2. I would definitely wear a bodysuit while bodyboarding. Between the sand and the waves that can knock you around, the more protection, the better.

  3. These are great tips. All the fun things about the beach and bodyboarding are also the things that can cause problems if you aren’t careful. A wetsuit seems like a really important part of bodyboarding.

    1. It is if you live somewhere where the water is always cold like where we are. We live in Southern Australia so next stop south is Antarctica! The water never really warms up, even in the summer. Well, to be in it for a few hours anyway.

  4. I haven’t tried surfing and it looks so fun! Thanks for sharing this knowledge this might help me in the future!

  5. Shilpa bindlish

    This write up has got information more than I expected. Quite interesting facts. Must thank you for the effort.

  6. I’ve never thought of using a wetsuit for anything outside of cold water. I always thought it was just for insulation. It makes sense that they can be used as an extra layer of protection against the elements, as well, though.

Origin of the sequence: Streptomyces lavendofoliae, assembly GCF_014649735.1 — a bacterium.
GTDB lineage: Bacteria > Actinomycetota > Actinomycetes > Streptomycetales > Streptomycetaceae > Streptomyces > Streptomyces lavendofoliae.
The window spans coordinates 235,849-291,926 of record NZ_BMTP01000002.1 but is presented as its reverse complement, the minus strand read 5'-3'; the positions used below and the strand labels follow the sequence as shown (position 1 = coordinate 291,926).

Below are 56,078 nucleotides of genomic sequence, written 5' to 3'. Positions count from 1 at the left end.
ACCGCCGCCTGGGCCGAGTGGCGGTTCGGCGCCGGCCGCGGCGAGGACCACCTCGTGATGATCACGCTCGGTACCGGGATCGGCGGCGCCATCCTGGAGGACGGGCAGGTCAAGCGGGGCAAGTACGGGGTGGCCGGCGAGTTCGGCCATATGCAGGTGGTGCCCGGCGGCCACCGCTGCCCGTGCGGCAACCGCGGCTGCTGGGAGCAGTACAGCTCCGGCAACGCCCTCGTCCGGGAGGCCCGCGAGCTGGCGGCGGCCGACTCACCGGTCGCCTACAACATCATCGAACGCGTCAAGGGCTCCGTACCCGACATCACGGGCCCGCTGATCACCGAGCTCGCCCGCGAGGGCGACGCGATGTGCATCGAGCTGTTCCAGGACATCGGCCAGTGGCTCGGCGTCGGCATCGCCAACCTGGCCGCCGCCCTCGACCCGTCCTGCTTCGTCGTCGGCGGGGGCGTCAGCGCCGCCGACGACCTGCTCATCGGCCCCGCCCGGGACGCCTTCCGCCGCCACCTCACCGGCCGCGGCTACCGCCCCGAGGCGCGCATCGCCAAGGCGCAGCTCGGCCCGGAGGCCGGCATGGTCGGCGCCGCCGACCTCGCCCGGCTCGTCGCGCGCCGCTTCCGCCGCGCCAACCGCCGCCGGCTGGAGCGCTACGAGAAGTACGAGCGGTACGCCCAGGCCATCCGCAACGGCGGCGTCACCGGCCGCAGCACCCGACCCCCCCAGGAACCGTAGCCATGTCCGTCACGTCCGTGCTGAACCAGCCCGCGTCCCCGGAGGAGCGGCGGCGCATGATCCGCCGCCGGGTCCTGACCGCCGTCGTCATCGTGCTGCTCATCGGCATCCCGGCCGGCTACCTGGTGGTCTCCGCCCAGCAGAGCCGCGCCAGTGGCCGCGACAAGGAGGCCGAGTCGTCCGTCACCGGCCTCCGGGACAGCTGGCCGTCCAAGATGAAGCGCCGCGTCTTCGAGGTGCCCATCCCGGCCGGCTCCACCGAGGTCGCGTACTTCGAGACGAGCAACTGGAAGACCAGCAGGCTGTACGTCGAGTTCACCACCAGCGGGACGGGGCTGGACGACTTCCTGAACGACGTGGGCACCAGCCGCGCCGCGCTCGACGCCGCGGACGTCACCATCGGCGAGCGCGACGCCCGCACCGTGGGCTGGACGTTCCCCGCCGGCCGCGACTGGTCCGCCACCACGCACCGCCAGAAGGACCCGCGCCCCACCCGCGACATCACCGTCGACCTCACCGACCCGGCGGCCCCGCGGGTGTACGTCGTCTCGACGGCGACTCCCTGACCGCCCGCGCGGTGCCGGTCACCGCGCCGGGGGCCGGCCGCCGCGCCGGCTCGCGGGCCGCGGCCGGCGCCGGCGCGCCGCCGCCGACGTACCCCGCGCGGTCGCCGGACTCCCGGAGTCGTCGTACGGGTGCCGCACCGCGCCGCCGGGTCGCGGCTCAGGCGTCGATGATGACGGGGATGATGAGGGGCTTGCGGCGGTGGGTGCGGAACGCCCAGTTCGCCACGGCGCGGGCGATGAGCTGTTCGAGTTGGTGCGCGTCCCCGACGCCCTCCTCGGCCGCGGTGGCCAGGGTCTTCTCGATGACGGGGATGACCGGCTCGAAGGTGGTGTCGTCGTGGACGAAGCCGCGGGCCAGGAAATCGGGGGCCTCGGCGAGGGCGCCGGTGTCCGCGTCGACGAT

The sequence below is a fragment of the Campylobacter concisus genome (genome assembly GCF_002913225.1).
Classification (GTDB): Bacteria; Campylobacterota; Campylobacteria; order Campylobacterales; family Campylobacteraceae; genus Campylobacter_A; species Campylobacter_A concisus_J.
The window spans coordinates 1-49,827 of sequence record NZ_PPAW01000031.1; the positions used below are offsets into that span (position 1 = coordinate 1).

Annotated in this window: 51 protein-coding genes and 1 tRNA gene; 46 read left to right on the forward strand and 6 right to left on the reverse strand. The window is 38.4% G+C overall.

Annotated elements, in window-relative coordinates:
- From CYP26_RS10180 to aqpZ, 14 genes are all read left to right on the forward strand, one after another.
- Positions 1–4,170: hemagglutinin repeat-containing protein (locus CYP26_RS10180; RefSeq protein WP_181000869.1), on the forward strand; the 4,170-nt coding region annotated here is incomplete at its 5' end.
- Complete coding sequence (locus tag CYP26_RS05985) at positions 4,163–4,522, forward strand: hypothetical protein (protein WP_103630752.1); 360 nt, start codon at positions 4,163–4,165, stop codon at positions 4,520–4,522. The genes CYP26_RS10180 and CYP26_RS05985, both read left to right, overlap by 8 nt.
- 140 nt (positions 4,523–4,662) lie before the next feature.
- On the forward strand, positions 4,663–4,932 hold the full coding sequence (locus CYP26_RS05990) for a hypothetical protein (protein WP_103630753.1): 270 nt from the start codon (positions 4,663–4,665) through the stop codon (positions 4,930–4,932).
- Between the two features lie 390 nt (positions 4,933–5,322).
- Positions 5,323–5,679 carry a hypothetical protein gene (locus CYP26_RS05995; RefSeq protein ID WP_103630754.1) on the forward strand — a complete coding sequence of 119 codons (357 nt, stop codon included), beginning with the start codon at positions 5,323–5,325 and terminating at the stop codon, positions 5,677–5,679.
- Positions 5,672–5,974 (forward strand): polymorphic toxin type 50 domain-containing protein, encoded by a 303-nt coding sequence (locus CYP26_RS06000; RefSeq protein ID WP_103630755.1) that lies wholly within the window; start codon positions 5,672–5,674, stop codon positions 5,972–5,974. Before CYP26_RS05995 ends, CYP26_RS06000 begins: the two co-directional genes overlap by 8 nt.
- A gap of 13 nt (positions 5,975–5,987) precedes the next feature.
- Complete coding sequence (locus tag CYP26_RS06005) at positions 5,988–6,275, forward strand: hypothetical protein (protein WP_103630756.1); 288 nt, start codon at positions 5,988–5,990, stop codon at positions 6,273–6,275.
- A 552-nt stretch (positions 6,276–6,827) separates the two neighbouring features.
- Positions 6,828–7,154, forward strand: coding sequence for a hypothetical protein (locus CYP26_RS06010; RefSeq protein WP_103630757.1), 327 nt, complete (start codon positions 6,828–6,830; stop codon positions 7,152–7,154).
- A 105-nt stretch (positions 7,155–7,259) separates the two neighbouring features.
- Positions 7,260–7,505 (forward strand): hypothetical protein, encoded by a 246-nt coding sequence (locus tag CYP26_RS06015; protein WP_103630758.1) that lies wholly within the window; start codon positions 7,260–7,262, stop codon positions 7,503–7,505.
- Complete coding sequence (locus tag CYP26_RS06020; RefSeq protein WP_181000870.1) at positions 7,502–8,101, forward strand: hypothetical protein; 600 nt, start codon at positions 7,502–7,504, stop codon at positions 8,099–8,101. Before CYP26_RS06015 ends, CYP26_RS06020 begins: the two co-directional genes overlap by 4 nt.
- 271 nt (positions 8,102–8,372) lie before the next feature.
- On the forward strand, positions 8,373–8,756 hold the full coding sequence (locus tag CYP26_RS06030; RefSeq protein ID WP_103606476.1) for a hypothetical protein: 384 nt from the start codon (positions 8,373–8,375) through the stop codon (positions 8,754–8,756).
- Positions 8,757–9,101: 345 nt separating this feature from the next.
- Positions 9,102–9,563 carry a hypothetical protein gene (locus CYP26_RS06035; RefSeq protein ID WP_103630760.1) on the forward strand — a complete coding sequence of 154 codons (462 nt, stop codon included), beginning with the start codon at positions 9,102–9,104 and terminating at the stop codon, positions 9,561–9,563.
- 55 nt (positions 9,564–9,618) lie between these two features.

1. Most people don’t think about wetsuit other than keeping them warm. But we have found that it helps us with so many other things too. The investment has been well worth it!

    1. Definitely1 We can’t live without ours. Shorties are good too which we wear in our summer. The water in the Southern part of Australia is just cold all the time! Well, for me anyway:)

  7. Melanie williams

    There are some really good tips here for sure – especially the one about jelly fish protection x

  8. I am not too keen on bodyboarding but I would love a wetsuit for swimming in the cold Pacific Ocean. The problem is that I am not too sure that you can truly swim in them.

    1. The flexibility of the wetsuit is much better than you think. Of course it’s not as fluid as without, especially the arm part but it’s still fantastic. Maybe you can rent one to try before you buy?